Tips for Securing Your Home Router
Seemingly minor and easily overlooked settings can still have profound security implications. Here are some steps you can take to make sure your wired or wireless home router — and by extension, your network — is as secure as possible.
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- Mappings can now be disabled and enabled
while preserving the target IP address info.
- Added an "Enable/Disable" button to the
main "list of mappings" window. Also added a similar option to the "In-context"
popup menu. No need to "Edit" the mapping to simply change its status.
- Added ability to double-click an "ics"
file, right-click for in-context choices, or drop it onto a running
or non-running application icon. You can even drag a mapping FROM the
mapping list TO a directory, so dragging works both ways now!
- Mapping Notes that contain
a web or email link in the text it will become a live link that you
can click on to launch your browser or email client.
enable/disable dial-on-demand, select the dial-up connection used, and
change the client hangup time.
- Added Web Resources tab to Miscellaneous
window. Contains useful links to all the appropriate Microsoft Knowledge
When Microsoft released the "second
edition" of Windows 98, they included an optional component called
"Internet Connection Sharing" (ICS). ICS allows a network
of users to share a single internet connection through a process called
Network Address Translation (NAT).
ICS allows any OUTGOING connection to take
place. Therefore any client computer can surf the net, or send and receive
email. However, INCOMING connections, like those required for a web
server, are another story entirely. ICS blocks incoming connections
on all ports unless they are explicity opened.
Unfortunately, ICS does not include any
means to open or configure port access. This program, ICSCFG, allows
you to do just that. You can open or close port access. You can create
new port mappings. You can even have ICS forward incoming connections
to any interior machine.
This program was designed for network administrators,
not average end-users. An average user of ICS will do fine with only
the default settings of that program. This second release, version 1.2,
has added the ability to import and export individual mappings. Knowledgable
users can now distribute settings to less knowledgable users.
=== WHAT CAN'T IT DO? ====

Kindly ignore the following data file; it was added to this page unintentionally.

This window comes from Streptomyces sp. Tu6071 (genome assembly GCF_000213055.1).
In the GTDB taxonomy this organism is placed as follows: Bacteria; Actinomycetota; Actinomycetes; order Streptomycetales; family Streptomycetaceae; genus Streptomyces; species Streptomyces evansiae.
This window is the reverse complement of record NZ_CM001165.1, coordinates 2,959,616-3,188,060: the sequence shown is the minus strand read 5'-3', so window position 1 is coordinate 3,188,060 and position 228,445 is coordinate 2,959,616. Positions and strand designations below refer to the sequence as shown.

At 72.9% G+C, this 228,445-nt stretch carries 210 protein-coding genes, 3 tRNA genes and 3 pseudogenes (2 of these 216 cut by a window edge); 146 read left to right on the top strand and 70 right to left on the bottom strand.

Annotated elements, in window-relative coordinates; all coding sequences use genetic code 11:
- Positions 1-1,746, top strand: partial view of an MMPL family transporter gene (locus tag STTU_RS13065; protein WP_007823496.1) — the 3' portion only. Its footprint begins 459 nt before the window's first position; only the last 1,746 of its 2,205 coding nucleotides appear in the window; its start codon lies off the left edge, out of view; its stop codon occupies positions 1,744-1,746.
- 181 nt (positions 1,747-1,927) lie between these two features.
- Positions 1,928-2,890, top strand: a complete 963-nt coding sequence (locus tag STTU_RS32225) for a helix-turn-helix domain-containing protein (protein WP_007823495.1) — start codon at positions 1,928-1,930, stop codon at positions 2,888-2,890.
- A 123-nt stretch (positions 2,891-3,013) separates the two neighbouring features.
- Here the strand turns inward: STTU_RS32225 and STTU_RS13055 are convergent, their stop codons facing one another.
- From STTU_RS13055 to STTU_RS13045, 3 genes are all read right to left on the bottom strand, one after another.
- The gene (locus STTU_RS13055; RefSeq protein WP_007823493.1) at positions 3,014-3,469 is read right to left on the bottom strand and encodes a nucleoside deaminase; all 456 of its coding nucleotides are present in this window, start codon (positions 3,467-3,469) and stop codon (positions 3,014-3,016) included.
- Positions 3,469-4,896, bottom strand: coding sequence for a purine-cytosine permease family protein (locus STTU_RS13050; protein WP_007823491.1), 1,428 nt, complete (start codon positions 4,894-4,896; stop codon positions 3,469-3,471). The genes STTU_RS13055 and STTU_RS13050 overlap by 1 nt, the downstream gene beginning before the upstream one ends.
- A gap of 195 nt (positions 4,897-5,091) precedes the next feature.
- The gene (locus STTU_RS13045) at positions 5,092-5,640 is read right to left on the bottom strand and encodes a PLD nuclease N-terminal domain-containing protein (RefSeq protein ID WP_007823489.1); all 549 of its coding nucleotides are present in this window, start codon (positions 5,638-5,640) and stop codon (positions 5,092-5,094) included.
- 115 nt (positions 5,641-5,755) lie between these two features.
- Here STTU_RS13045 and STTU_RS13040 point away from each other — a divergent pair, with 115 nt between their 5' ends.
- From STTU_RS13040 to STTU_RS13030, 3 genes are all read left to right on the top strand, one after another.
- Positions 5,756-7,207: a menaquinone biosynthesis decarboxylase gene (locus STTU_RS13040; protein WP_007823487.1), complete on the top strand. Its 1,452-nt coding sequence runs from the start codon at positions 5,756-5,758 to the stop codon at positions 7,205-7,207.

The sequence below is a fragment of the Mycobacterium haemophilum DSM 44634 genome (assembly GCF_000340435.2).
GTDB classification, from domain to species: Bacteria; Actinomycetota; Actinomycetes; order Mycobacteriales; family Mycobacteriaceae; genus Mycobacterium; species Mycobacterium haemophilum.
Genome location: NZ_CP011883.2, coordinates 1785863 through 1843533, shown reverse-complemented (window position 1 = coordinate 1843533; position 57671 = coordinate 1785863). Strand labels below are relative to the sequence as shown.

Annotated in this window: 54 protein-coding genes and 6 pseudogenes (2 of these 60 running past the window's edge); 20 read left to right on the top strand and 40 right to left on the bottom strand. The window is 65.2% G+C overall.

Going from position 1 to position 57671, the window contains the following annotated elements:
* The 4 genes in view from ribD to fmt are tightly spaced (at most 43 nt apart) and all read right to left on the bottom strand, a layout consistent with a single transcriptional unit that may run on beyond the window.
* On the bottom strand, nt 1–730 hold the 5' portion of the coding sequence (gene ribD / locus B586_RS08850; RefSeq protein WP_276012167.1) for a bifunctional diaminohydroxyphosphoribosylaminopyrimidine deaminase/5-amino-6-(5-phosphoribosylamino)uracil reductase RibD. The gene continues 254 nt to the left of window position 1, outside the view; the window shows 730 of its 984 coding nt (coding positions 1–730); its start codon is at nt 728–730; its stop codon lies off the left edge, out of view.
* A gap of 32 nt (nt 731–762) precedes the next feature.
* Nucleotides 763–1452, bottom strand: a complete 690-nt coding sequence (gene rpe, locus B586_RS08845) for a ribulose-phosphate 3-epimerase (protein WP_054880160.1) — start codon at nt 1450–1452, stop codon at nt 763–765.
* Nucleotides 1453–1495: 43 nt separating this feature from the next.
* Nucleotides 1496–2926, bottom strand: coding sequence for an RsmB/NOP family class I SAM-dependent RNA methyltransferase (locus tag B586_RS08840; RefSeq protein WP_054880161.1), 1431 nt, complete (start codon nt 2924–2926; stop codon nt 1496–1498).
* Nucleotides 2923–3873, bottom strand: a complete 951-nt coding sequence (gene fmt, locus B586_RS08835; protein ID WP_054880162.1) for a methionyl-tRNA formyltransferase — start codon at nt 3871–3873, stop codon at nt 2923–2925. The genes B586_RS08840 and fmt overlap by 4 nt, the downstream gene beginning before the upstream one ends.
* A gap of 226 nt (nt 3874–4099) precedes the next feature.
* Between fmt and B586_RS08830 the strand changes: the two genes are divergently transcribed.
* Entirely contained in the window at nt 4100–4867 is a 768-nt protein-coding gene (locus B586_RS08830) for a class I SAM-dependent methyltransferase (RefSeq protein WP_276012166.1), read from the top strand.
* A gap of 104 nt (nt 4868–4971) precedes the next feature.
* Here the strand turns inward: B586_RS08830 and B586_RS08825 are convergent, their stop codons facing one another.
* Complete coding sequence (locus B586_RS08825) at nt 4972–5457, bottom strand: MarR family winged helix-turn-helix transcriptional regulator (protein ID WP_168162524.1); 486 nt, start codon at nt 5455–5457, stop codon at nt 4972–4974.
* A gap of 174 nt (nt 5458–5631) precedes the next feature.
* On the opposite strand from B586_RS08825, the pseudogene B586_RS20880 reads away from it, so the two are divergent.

There are many peer-to-peer internet applications
that will just not work on all your clients simulataneously. The best
you can get, by playing with ICSCFG, is the ability to allow ONE station
at a time to use the program. This is still better than the alternative,
disabling ICS, because your other clients can still surf the web, collect
Many applications are just not "NAT-friendly".
No matter what you do you are still sharing a single IP address. To
someone outside your network, there is no way to distinguish between
seperate ICS clients.
Some applications embed the destination
IP address inside the data that they send and receive. The only way
to continue to use sharing software is if the NAT can "strip out"
this address and replace it with the actual interior address (192.186.0.x).
ICS has some "Translations" built into it. You will see these
listed when you run ICSCFG and examine a port mapping. If none of these
work then you're out of luck: MS currently has no way of adding translations.
Hopefully they'll add this later.
=== WEB SERVERS ===
Because a web server requires incoming
connections you can only have one server on your network per port number.
ie: only one machine on your network can listen to port 80. This one
machine doesn't have to be the ICS server: simply set the ICSCFG "Target"
to the private address of the machine running the web server program.
Remote machines will connect to the PUBLIC
(exterior) IP address of the ICS server, but your own clients will have
to connect to the PRIVATE (Interior) address of the machine running
the web server. Your shared public IP address is the only internet address
that is not accessable by your interior machines.
=== FTP CLIENTS ===
You may notice an inability to use FTP
client programs while ICS is running. You can't fix this behavior with
ICSCFG because the problem stems from the odd method that this protocol
picks transfer ports. Simply configure your FTP programs to use passive
(PASV) transfers and you'll have no more problems on any client.
=== FILE & PRINT SHARING ===
Port 139 is treated specially by ICS and
may appear open even if you try to explicity block it. Because of this
it is very important that you don't have "File & Print Sharing"
bound to any TCP/IP component. Confirm this by using the Network applet
in the Control Panel.
=== A FINAL NOTE ===
This program doesn't really do ANYTHING
that you can't do by hand by editing registry settings - It's just a
lot easier. Use it as a tool to help solve some of your networking problems
but please DON'T email me asking for one-on-one help for your particular
I probably don't even use the same program
that you're trying to get working. I have a full-time job and a family
that I'd like to spend time with when I'm not working. Therefore please
direct your questions about particular internet applications to the
program vendor, or consult web resources, user communities, or newsgroups.
ask me any questions about "DialPad", which only works for
users in the USA. I live in Canada so I have no way of testing it.
*Free is always nice, but it takes
time and energy to write software, even small programs like ICS Configuration.
If you like the program and decide to use it regularly, please send $10
US to help fund additional work on it. Please mail a check to Harley
Acheson, 2427 Calais Road, Duncan BC Canada, V9L 5V5. Thanks in advance.
(All money goes directly to Harley!)
Looking for Dialpad help? Click Here!